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Acacia (weeds) Mill.
The genus of Acacia contains more than 1,000 species of shrubs and trees. It is widely distributed, mainly in the southern hemisphere. The majority of species are found in Australia. Some of them have been introduced into other regions and are regarded as weeds. E.g. Acacia longifolia and A. saligna have both spread to South Africa where they aggressively compete with native plant species.
The plants are typically evergreen with alternate and bipinnately arranged leaves. There are spines at the base of the leaves. The inflorescences are yellow or whitish and normally develop in spherical heads, usually from the leaf axils. The seed pods are elongated. The seeds are oval and remain viable in the environment for many years. In some species the seeds require fire before germination.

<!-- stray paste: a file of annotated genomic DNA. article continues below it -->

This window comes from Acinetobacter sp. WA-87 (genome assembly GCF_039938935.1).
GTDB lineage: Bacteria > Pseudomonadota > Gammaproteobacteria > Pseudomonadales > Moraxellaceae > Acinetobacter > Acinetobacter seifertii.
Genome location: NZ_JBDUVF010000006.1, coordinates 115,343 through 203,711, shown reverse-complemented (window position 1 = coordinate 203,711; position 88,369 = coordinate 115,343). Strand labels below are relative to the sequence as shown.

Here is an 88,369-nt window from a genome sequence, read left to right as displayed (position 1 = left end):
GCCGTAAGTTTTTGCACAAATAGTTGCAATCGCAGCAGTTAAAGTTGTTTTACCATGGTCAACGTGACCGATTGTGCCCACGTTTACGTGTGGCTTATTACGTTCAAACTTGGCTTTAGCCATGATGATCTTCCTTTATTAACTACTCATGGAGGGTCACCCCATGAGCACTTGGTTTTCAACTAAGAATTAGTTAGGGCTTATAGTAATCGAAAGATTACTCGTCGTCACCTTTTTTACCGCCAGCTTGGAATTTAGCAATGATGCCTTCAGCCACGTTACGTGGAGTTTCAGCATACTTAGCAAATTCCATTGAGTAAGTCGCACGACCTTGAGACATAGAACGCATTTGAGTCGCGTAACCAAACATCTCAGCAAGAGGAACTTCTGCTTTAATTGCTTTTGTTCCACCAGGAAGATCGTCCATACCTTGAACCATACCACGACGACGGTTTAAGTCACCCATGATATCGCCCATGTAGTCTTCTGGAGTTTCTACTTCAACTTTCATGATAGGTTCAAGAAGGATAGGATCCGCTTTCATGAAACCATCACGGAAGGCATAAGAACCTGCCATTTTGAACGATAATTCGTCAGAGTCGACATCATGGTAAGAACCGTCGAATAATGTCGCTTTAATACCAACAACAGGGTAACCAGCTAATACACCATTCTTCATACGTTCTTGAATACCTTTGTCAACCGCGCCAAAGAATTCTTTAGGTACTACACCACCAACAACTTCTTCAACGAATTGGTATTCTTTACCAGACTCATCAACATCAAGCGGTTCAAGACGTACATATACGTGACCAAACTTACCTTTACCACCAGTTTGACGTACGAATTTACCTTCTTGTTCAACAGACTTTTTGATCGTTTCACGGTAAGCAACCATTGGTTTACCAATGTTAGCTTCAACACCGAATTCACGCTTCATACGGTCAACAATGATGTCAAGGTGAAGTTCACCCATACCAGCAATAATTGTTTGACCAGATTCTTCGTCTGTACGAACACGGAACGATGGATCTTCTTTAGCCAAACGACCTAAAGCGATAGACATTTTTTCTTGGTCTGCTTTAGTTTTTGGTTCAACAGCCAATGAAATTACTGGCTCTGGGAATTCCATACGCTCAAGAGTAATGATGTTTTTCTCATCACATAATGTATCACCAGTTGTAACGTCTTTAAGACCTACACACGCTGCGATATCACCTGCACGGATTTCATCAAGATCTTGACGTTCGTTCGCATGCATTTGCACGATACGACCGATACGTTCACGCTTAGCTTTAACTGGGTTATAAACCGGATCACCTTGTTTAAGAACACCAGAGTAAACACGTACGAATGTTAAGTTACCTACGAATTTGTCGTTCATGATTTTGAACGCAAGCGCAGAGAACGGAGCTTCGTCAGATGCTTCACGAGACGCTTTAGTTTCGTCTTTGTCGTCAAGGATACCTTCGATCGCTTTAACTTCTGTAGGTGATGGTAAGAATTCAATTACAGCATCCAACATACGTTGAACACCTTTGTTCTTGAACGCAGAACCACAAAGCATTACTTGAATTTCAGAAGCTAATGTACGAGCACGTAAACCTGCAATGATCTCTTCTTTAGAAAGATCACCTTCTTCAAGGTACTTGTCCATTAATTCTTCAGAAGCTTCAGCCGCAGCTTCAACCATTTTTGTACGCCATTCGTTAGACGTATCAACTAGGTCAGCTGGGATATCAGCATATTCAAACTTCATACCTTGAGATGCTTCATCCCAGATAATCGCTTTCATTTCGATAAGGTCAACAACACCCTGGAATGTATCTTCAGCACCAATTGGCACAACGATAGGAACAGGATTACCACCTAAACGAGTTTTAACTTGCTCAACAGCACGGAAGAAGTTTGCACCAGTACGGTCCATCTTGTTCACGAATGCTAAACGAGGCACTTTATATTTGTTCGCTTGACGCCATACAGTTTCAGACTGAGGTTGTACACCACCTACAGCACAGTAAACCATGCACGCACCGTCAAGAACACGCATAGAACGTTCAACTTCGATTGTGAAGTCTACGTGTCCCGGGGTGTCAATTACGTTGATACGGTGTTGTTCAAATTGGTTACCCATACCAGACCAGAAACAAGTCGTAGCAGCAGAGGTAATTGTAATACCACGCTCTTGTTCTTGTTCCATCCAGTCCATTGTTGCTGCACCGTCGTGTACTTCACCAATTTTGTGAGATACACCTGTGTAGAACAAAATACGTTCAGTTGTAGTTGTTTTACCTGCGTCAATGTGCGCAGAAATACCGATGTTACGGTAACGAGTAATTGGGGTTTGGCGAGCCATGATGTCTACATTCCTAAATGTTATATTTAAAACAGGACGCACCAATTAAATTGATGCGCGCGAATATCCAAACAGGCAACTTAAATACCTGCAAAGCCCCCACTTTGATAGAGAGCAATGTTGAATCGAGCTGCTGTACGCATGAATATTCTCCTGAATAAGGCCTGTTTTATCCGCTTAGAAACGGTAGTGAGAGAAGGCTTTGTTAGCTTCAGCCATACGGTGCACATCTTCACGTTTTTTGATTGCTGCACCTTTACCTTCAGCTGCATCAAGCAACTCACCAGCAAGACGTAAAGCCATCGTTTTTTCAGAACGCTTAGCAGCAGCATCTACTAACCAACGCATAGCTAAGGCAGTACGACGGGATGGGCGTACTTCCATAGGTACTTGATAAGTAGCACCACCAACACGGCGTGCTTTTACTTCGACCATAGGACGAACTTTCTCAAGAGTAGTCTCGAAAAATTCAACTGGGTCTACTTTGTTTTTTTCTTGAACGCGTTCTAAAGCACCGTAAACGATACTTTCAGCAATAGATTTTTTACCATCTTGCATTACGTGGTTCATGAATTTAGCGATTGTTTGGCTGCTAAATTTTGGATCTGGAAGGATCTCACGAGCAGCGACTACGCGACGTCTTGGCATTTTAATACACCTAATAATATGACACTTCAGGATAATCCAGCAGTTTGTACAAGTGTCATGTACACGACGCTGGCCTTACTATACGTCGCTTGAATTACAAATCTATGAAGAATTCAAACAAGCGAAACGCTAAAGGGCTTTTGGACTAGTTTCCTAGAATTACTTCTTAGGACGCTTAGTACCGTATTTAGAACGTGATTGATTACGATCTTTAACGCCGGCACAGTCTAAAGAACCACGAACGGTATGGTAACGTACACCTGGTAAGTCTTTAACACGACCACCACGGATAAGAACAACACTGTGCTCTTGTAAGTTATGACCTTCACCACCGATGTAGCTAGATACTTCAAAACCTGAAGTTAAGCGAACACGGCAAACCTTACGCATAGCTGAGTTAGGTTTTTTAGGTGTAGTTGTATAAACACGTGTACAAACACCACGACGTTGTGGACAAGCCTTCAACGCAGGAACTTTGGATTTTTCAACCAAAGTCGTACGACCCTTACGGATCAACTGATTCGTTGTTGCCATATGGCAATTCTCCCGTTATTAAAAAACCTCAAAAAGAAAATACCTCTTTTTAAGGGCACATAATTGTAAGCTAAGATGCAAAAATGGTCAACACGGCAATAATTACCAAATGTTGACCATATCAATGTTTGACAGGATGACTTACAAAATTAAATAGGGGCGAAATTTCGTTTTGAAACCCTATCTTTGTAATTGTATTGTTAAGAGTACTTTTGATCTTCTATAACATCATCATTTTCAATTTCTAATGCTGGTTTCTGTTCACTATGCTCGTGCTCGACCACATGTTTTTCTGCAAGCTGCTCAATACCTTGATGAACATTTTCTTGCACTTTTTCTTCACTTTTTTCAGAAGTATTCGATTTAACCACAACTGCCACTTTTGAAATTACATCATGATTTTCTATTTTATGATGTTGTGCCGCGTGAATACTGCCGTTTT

Type species: Acacia nilotica
Currently, the following species have been entered into the system: